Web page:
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Grand Isle Renaissance 

From coastal work to a state-of-the-art research facility, there's a lot more going on in Grand Isle these days than just fishing (and there's good news on that front, too).

When you live with the hustle and bustle of metropolitan New Orleans, it's easy to forget your neighbors to the south are washing away into the Gulf of Mexico. Many locals, however, know that coastal restoration is a problem for those who live next to salt water. It thus came as welcome news last week that the Nature Conservancy, a national conservation group, secured more than $4 million for a shoreline restoration project in Grand Isle. The goal is to build approximately 4 miles of oyster reef stretching from the Biloxi Marsh along Louisiana's northeastern shoreline to south Louisiana's favorite inhabitable island.

  The National Oceanic and Atmospheric Administration (NOAA) is supporting the grant to bolster recreational and commercial fisheries and to help reduce flooding. The NOAA estimates that this stimulus-funded project will create dozens of jobs.

  Louisiana currently experiences the highest rate of coastal land loss in the country, in large part due to the erosive force of wave action on fragile coastlines. Shell reefs, which were once ubiquitous across the Louisiana coast and helped protect shorelines, have declined in abundance and health. Dr. Keith Ouchley, state director of the Nature Conservancy, says the project seeks to reverse that trend in two key places and refurbish ecological capital in these highly productive systems. "These projects will also provide an important opportunity to test technology that can be used across the Gulf and will provide employment opportunities for Louisiana businesses and residents," he adds.

  While talk of an eroding coastline might make Grand Isle sound like a remote outpost, the tiny island with a rich history also hosts technology that's the envy of other Gulf facilities. Last week, the state Department of Wildlife and Fisheries officially opened its Fisheries Research Lab on the barrier island. The 35,000-square-foot lab is located on seven acres that front Caminada Bay on the northern shore of Grand Isle. It can house and rehabilitate manatees, dolphins and sea turtles, which offers new working relationships with groups such as the Audubon Aquarium of the Americas and Sea Turtle Rescue Program.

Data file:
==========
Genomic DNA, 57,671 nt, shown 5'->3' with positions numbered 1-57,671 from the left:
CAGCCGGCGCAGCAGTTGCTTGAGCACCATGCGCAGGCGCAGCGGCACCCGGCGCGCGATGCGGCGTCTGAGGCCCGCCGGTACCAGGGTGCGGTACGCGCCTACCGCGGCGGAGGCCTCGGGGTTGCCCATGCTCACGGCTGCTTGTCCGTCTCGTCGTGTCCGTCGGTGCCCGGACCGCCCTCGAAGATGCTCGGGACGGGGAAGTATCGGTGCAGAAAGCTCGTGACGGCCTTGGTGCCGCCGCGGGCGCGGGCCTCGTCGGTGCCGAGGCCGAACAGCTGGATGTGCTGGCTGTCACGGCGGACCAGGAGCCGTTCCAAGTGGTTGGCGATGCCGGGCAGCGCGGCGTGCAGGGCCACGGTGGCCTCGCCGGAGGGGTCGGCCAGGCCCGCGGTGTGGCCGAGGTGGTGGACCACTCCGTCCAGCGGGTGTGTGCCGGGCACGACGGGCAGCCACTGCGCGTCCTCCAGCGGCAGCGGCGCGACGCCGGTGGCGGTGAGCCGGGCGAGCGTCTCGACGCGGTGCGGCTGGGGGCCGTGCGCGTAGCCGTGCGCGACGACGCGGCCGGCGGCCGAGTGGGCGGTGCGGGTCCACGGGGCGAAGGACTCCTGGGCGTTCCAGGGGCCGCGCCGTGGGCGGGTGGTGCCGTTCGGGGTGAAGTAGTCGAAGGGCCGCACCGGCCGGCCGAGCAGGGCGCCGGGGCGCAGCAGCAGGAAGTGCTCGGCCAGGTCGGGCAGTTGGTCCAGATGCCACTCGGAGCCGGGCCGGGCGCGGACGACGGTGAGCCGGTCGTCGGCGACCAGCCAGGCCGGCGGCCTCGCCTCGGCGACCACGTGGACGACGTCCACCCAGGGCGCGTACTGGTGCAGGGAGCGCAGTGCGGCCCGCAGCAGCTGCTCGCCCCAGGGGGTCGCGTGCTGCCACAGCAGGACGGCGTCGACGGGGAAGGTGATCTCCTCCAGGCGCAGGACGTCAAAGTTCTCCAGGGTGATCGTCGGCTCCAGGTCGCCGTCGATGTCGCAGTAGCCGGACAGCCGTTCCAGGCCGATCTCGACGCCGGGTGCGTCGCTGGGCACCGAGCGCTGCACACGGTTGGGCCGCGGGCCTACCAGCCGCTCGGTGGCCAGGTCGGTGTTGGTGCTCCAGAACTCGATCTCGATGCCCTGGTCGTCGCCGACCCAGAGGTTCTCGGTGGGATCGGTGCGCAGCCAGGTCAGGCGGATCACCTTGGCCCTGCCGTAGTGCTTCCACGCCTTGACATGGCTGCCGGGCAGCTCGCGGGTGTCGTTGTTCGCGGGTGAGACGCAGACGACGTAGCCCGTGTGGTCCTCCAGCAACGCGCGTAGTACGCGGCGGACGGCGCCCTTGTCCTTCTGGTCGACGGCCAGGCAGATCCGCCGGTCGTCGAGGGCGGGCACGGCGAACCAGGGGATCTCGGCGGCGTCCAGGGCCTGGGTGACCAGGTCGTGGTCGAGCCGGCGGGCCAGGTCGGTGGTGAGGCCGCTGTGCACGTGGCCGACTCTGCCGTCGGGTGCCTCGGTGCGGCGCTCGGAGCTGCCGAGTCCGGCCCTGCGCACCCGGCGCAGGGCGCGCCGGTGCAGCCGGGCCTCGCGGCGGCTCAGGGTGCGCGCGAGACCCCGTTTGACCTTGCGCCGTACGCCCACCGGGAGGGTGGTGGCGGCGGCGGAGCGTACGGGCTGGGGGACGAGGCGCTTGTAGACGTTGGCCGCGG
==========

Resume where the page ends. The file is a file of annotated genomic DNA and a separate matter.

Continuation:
The new facility is expected to become an important hub, serving as a driver in the statewide fisheries management process. The state's Sport Fish Restoration Program and the Artificial Reef Program will also be based at the lab, which will likewise house resource sampling and research work for the state wildlife biologists. "This project is one of my proudest accomplishments in my tenure at [the Department of] Wildlife and Fisheries," Secretary Robert Barham says. "This is one of the finest research facilities in the United States and will help Louisiana maintain its dominance and prestige as one of the greatest seafood producers in the world."

  In all, the lab represents a $23 million investment by the state, so it isn't surprising that extreme measures were taken to ensure the lab was built with hurricane and flood protection in mind. It was built six feet above sea level with dredge material, and its finished floors are 18 feet above sea level. It can resist 150 mph winds and was constructed to "wash out" during a high flood event.

  If all of that wasn't enough news last week, Gov. Bobby Jindal and local officials also opened public road access to Elmer's Island after it was closed for nearly a decade. Last November, Jindal announced the state was opening 250 acres of the island for public use after extensive title research found this portion of the Grand Isle area was owned by the state. Nighttime activities are prohibited on Elmer's Island, but all you need is a hunting or fishing license to enjoy this south Louisiana jewel.

  And this time of year is among the best to catch fish.

Jeremy Alford can be reached at


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